Good coach, but poor coaching decisions.

From there, the Dolphins hired one of the best human beings on the planet – Joe Philbin. The notorious problem with Philbin was: he couldn’t lead a football team.

Failing to rein in Vontae Davis‘ hangovers, everything regarding Richie Incognito, the Chad Ochocinco saga (check out this damning ESPN article from 2012, which gives you a glimpse into how the player’s felt about Philbin early on), and all of the Mike Wallace drama. Those football teams had some decent talent, yet were never better than a mediocre 8-8 in Philbin’s 4 years.

Great person, but terrible with people.

Adam Gase then took a 1-4 season and made the playoffs at 10-6. All the optimism surrounding Ryan Tannehill seemed justified, and we were ecstatic for the future. But we came to learn that Gase’s coaching talents resembled more of a glorified offensive coordinator, which left players feelings ostracized and without a sense of direction – especially those on defense.

Like Philbin, Gase wanted a group of players that followed him, rather than developing a strategy that tailored to his players’ strengths. He traded away (or failed to re-sign) productive players drafted by Grier in years past, just because he couldn’t handle them.

After a 10-6 start to his coaching career (2016), we watched our hopes dwindle to 6-10 (2017) – accompanied with $10m worth of embarrassing Jay Cutler highlights – and then 7-9 (2018) after the “quarterback guru” couldn’t get any production out of a 2019 Pro Bowl & AFC Championship quarterback in Ryan Tannehill.

Offensive visionary, but he couldn’t see past his own shortcomings.

So Why is This Different?

This would be the definition of insanity….if it meant that we were following the same trend.

Yes, we understand the eternal caveat that we won’t know for sure until we see the results, but after a successful 2019 – and a stellar 2020 draft that features plenty of starting potential – we’re not going too far out on a limb to say that they have our trust.

Going into a vital 2020 NFL draft where the team held 3 first-round picks, the Miami Dolphins’ future rested solely on the leis of Tua Tagovailoa. For months we were on edge, because, as Dolphins fans, we just figured they would screw it up. But once they secured their quarterback of the future, the plan was simple: protect him.

Not only was the plan to build a wall in front of him, but Grier and Flores identified that some of these positions take more time to develop than others. Rarely do offensive and defensive linemen jump right in and become dominant players. The difference between pancaking teenagers in college to moving a mountain-of-a-man in the NFL is colossal.

Rookies go through such a strenuous process to improve their draft stock – immediately after completing a full college season – that they are burned out by the time their rookie year is over. That’s exactly what happened to Michael Deiter towards the end of last season; it’s no surprise we see their performance start to slide after putting in so much work throughout the year.

Drafting Austin Jackson (18th-overall pick), Robert Hunt (39th), and Solomon Kindley (111th) means Miami is giving their rookies time to grow before being asked to protect their most-important asset since Dan Marino.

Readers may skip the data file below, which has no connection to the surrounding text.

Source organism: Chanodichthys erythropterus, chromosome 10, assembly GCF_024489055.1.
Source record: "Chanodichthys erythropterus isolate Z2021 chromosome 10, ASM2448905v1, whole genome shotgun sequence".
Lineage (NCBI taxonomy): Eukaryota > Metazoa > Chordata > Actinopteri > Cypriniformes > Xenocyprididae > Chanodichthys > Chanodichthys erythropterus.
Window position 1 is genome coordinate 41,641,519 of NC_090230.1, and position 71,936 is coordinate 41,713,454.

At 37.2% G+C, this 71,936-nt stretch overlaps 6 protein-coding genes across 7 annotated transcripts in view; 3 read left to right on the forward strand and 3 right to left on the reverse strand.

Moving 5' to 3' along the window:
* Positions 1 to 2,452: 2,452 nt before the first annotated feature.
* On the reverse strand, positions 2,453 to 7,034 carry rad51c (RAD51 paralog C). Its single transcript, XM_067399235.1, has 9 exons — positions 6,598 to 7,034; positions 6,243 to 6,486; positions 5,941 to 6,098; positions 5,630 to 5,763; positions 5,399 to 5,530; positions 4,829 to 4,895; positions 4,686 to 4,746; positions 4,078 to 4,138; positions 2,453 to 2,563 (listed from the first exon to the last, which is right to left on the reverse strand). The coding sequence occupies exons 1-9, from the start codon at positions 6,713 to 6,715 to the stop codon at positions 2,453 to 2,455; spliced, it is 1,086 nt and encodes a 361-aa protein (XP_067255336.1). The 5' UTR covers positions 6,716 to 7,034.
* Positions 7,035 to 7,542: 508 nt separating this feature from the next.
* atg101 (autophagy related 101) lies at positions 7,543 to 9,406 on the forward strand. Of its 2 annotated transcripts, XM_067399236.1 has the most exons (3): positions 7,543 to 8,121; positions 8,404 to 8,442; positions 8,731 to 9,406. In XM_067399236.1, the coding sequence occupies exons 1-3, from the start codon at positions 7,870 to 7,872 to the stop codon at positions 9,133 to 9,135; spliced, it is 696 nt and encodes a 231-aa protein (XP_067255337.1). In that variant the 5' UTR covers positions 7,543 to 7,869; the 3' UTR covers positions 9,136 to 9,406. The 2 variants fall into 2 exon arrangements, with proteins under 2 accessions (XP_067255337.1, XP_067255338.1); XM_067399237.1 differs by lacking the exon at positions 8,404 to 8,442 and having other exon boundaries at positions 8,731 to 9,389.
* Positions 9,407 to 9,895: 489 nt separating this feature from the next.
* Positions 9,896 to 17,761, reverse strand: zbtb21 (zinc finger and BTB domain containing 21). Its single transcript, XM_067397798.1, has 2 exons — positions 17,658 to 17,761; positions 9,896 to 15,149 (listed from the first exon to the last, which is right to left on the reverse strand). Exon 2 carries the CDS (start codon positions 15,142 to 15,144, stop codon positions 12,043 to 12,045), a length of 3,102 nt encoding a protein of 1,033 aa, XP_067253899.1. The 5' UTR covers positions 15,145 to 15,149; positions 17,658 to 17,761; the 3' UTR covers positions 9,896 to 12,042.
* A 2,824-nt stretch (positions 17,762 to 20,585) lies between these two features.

Instead of a trying to learn the nuances of the NFL with a rookie quarterback, they can learn how an offensive play is properly setup, executed and audibled under a veteran, Ryan Fitzpatrick.

When it comes time to protect Tua Tagovailoa in 2021, they won’t have to worry if they understood the protection, if they’ll make a rookie mistake, or if they’ll naively and unintentionally do something embarrassing or costly. They’ll be able to focus on executing the play properly, giving Tua an ample amount of time to handle his own “rookie” adjustments.

With Raekwon Davis, the Dolphins acquire another player at a position that tends to need some time to grow. This move makes me wonder what the future holds for Davon Godchaux, who is expected to receive a very nice payday in free agency after this season, but for now, Miami can rely heavily on Godchaux and their 2019 1st-round pick, Christian Wilkins. Davis has the opportunity to learn under these two as he prepares to take on a much bigger role in 2021.

With their final 1st-round pick, Miami selected another young player at a cornerstone position. The adjustments rookie cornerbacks need to make when guarding an NFL receiver are somewhat substantial, and Noah Igbinoghene will be able to learn and make these adjustments while covering the opponent’s third or forth receiver – with the added security that he has an array of established and Pro Bowl veterans behind him.

This might hint at an ugly and somewhat inconsistent 2020 season, as roughly half of this roster is new to the team, but all of these young players will start to excel as Tua begins to transition into our full-time starting quarterback.

Which means the Miami Dolphins are ready to make a legitimate playoff run in 2021.

Is it possible all of these risks falter? Of course! Austin Jackson just turned 21 years old, and he wasn’t viewed as the best left tackle in college last season – he is a projection. Noah Igbinoghene wasn’t viewed as a 1st-round caliber cornerback, as most “experts” think he’s restricted to covering the slot rather than becoming a boundary corner. And then you have the general, inevitable fact that some of these picks just won’t pan out.

But we watched players like Mike Gesicki, DeVante Parker, Raekwon McMillan, Vince Biegel and Nik Needham take the “next step” under Brian Flores stewardship. It only makes us wonder who he’ll coach up next.

Now that Flores is more-comfortable as a sophomore coach, and the team understands his “win no matter what” philosophy, Miami should naturally thrive in year two….right?

Like all of these other coaches before him, Flores is an absolute genius after year one. And like all those coaches before him, he’s one season away from looking like a dunce.